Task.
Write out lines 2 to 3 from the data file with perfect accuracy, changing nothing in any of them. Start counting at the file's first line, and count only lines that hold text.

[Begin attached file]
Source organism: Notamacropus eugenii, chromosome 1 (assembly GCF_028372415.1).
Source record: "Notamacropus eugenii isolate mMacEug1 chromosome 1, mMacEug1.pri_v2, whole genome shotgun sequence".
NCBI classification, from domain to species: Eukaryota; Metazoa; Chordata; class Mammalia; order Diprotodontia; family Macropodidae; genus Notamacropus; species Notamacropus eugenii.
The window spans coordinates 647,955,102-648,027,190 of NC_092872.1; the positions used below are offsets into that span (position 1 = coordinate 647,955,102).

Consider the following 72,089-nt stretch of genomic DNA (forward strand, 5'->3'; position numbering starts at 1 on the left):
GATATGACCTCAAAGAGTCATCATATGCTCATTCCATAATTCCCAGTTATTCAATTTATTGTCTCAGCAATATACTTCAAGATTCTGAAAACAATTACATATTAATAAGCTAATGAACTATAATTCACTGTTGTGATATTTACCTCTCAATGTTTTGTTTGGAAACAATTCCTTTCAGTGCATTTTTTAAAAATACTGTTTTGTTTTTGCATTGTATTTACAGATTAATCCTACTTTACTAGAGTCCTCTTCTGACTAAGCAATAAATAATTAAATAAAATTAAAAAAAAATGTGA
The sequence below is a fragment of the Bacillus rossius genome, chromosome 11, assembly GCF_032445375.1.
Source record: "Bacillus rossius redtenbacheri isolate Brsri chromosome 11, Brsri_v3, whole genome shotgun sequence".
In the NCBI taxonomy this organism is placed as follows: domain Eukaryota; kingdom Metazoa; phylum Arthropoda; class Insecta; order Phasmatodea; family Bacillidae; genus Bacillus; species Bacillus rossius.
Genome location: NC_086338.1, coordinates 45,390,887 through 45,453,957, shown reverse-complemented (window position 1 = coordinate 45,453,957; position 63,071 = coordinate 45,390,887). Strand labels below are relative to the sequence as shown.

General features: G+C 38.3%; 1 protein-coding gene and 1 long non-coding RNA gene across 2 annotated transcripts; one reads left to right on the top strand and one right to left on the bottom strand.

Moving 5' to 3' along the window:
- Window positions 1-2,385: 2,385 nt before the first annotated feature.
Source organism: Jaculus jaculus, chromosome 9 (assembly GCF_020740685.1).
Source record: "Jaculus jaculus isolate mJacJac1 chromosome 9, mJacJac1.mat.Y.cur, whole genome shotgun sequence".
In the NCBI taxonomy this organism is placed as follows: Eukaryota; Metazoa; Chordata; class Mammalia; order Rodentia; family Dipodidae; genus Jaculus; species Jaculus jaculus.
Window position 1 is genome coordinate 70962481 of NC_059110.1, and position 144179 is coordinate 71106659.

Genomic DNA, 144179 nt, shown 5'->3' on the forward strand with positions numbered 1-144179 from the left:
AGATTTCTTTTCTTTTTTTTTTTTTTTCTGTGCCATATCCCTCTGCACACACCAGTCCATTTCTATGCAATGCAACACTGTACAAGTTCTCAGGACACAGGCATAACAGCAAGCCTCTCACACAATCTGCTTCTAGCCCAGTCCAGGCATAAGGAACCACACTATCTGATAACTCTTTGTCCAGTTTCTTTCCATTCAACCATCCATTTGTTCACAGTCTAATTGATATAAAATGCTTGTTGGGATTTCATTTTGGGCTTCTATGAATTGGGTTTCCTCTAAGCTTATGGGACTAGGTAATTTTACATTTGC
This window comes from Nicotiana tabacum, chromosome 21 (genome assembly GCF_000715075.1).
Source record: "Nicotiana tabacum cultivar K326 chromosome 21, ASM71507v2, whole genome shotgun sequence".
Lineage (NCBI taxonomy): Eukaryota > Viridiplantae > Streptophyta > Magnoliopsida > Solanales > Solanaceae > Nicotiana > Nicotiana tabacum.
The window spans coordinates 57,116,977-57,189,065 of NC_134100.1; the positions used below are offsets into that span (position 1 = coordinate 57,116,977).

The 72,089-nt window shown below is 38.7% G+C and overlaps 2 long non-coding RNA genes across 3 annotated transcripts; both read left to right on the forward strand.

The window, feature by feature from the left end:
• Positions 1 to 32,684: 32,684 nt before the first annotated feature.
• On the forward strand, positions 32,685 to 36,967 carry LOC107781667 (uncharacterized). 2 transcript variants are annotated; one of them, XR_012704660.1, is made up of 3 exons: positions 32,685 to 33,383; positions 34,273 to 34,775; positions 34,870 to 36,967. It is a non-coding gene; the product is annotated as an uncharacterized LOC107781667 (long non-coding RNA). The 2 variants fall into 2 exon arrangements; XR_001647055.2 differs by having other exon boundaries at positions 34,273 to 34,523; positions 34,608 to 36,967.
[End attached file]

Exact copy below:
Source record: "Notamacropus eugenii isolate mMacEug1 chromosome 1, mMacEug1.pri_v2, whole genome shotgun sequence".
NCBI classification, from domain to species: Eukaryota; Metazoa; Chordata; class Mammalia; order Diprotodontia; family Macropodidae; genus Notamacropus; species Notamacropus eugenii.